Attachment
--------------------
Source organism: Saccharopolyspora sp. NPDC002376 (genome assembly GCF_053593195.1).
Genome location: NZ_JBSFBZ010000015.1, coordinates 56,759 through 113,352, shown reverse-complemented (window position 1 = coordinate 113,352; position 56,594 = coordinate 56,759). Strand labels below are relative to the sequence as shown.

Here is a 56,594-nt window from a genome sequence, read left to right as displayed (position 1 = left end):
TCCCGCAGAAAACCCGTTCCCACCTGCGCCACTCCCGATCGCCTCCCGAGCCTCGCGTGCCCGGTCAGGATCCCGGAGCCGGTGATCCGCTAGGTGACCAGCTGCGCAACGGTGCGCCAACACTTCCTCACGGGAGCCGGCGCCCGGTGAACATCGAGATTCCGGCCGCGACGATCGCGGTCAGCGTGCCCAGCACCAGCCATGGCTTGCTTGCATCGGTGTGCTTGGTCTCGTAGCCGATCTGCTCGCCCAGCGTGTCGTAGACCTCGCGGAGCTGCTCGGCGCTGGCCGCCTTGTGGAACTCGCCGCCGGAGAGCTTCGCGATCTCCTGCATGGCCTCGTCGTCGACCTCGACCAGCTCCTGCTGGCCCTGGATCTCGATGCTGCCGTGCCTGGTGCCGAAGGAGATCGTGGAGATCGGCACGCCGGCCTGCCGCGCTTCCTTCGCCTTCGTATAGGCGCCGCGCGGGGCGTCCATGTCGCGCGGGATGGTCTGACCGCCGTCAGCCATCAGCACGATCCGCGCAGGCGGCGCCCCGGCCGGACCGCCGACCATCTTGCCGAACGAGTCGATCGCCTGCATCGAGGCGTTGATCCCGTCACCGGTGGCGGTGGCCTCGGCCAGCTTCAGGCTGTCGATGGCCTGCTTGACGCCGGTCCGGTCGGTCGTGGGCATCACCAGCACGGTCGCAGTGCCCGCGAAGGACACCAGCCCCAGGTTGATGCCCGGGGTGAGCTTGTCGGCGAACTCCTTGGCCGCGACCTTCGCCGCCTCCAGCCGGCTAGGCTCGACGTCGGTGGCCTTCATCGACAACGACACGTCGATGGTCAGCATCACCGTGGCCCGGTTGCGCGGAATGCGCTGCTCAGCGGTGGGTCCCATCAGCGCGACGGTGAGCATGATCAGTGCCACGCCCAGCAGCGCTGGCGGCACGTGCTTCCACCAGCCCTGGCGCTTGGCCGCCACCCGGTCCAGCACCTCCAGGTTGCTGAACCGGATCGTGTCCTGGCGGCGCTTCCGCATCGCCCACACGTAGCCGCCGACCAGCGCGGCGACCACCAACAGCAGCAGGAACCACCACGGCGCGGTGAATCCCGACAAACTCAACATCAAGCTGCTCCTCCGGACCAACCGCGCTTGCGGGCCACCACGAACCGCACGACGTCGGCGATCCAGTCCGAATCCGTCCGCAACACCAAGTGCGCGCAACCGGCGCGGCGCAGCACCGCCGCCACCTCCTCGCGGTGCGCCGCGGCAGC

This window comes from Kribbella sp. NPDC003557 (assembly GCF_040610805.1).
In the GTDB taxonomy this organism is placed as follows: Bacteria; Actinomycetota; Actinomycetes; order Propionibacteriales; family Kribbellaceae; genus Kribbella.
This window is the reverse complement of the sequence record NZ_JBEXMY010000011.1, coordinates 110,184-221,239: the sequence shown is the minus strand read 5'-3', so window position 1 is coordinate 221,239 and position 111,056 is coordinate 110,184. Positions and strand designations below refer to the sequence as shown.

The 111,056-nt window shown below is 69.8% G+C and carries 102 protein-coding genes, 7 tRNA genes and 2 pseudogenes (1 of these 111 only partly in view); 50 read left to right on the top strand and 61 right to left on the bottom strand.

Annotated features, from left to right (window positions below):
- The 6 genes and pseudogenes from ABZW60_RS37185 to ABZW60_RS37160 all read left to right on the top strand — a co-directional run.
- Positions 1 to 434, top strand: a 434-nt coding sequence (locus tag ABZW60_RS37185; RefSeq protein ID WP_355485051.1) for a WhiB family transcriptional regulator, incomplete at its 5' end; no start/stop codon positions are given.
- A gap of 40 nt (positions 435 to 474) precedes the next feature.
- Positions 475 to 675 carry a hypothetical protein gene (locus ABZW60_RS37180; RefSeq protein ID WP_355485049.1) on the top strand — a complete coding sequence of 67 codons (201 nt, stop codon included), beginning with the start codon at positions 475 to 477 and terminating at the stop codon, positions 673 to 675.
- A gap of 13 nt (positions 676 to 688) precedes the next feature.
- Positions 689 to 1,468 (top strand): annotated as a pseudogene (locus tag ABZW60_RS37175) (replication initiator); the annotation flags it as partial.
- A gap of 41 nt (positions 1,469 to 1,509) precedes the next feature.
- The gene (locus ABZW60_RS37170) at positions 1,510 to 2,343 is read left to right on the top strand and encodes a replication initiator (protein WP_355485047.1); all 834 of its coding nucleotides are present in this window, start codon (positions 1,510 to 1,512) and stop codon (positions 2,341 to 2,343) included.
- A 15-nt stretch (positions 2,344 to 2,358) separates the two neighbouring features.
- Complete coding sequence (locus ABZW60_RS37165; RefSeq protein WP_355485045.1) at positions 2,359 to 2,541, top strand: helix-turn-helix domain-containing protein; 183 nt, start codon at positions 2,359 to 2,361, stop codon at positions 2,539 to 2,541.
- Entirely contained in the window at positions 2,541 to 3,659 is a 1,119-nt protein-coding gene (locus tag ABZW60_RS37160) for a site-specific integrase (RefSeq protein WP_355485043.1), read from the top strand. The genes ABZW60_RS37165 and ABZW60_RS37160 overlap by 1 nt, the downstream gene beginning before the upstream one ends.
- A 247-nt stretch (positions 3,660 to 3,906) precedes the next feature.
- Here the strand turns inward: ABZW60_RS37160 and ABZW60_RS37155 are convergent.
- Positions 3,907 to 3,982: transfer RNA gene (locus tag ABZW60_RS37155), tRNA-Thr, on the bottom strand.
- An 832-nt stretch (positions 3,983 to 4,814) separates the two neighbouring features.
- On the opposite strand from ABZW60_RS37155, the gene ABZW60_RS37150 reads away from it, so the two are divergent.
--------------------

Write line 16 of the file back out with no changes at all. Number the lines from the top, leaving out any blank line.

- A gap of 41 nt (positions 1,469 to 1,509) precedes the next feature.